YME is the first oil field on the Norwegian Continental Shelf to be redeveloped after ceasing production. Beerenberg is involved in the journey and has in the past year provided insulation, scaffolding, surface treatment (ISS), rope access and mechanical services for Aker Solutions.
“We won the first contract at YME on the back of the EPCI contract with Aker Solutions which saw us provide ISS and rope access in connection with the Gina Krog hook-up contract (completed in spring 2017),” explains project manager for Engineering, Competence and Technology (ECT), Espen Hjortland.
A complex task
Good customer feedback on Beerenberg’s first involvement in the project led directly to further assignments at YME.
“We were there right at the start when we cleaned up the existing caisson* and installed an inspection deck (spider deck). It was a complex operation which involved engineering, planning, lifting and methodology, ISS, rope access and material deliveries,” Espen Hjortland says.
That job also generated additional contracts for the company.
“Thanks to the successful execution, we were awarded an extended framework agreement for phase two where the wellhead module (WHM)** was installed on the caisson out at sea and where we are now providing ISS, rope access and mechanical services.”
How the caisson looked before Beerenberg cleaned the top and fitted the spider
deck. Supports had to be welded on to keep the caisson steady during the winter
A large part of the scope involves fitting pipe insulation and insulation boxes.
“All of the insulation boxes are being digitally surveyed on board using scanning before being 3-D designed and manufactured in our factory in Poland. Next, the finished boxes are sent to Norway to be installed. This has proved to be an efficient process as the lead time from scanning to delivery has been very short.”
On the YME project Beerenberg is also involved in traditional ISS disciplines, including surface treatment, passive fire protection, sandblasting and deck coating as well as suspended scaffolding, façade scaffolding, access and scaffold netting.
Caisson with the wellhead module in place.
Non-standard equipment and materials
The entire process has been complex and involved many of the company’s departments and services.
“I have to point out that the internal logistics have been one of the reasons why the task was completed so seamlessly. The materials and equipment required were non-standard and demanded a high degree of customisation with a large number of details to take into consideration. Hats off to everyone involved for delivering high quality all the way, from order processing, warehousing and logistics to the final execution,” he says.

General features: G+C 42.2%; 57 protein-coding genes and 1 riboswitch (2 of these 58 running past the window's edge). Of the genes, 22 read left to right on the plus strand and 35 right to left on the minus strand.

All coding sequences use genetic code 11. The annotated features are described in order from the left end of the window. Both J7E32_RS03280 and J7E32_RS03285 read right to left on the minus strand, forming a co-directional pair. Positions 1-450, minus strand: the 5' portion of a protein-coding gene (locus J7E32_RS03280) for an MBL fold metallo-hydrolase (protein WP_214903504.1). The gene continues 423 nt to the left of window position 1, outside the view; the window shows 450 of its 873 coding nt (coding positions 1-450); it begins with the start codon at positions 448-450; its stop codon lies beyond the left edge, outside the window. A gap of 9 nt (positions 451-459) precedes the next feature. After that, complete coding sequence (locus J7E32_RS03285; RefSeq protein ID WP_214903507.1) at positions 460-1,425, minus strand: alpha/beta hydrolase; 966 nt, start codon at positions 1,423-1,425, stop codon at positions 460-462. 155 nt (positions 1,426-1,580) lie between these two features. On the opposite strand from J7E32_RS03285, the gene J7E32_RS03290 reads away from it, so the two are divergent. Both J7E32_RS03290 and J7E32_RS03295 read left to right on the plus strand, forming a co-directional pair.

“The feedback from the client is clear that the execution of the project has been good throughout, which is nice to hear for everyone. It’s satisfying when a client sets us a challenge, and we manage to find solutions that we initially didn’t have the answers to.”
Projects of this nature require flexibility.
“This kind of project creates a different dynamic than you see on long-term maintenance or new-build projects and requires a high degree of flexibility and an ability to deal with rapid change, amongst other things. At its peak more than 20 people were involved in a single rotation, and they have proved that they are able to think on their feet when they have to,” Hjortland concludes with satisfaction.
Production due to start
The next phase involves hooking up and preparing the Maersk Inspirer platform this spring – the last step before production can start.
“We are pleased to have played a part in this project and have received good feedback on our performance in terms of HSE, quality and productivity. We are very keen to get involved in the final phase, too, but only time will tell whether we get the opportunity,” he says.
Project manager Espen Hjortland
Increase in smaller projects
Hjortland believes the industry will increasingly see clients request services that can be delivered to tight deadlines and on projects with a much shorter turnaround time.
“I expect that these types of projects will increase in numbers. That’s exciting for us and will provide great opportunities for us. Our contributions in the YME field and other projects have made us even better prepared to complete similar projects in the future.”
At the top of the installation: Beerenberg access technician at the top of the
flare boom. Inspecting the flare tip with spectacular views over Denmark in the background.
Facts about YME:
The YME oil field is located in the south-eastern part of the North Sea, 110 km south-west of Egersund. Production began on 27 February 1996, and 7.9 million Sm3 of oil was produced before the field was decommissioned on 17 April 2001.
A decision was made to reopen the YME field in 2007, but the project was shelved in 2012. The project has been described as one of the biggest ever scandals in Norway, racking up costs of NOK 14 billion before it was mothballed.
On 19 December 2017 Repsol submitted its plan to redevelop the YME field. The redevelopment relies on the use of existing infrastructure installed when the field was last developed in 2007. Production will take place on the jack-up rig Maersk Inspirer and is expected to begin in the second quarter of 2020.
* An installation that serves as a workshop during subsea operations.
** A wellhead is the component on the surface of an oil or gas well that provides the structural and pressure-containing interface for the drilling and production Equipment.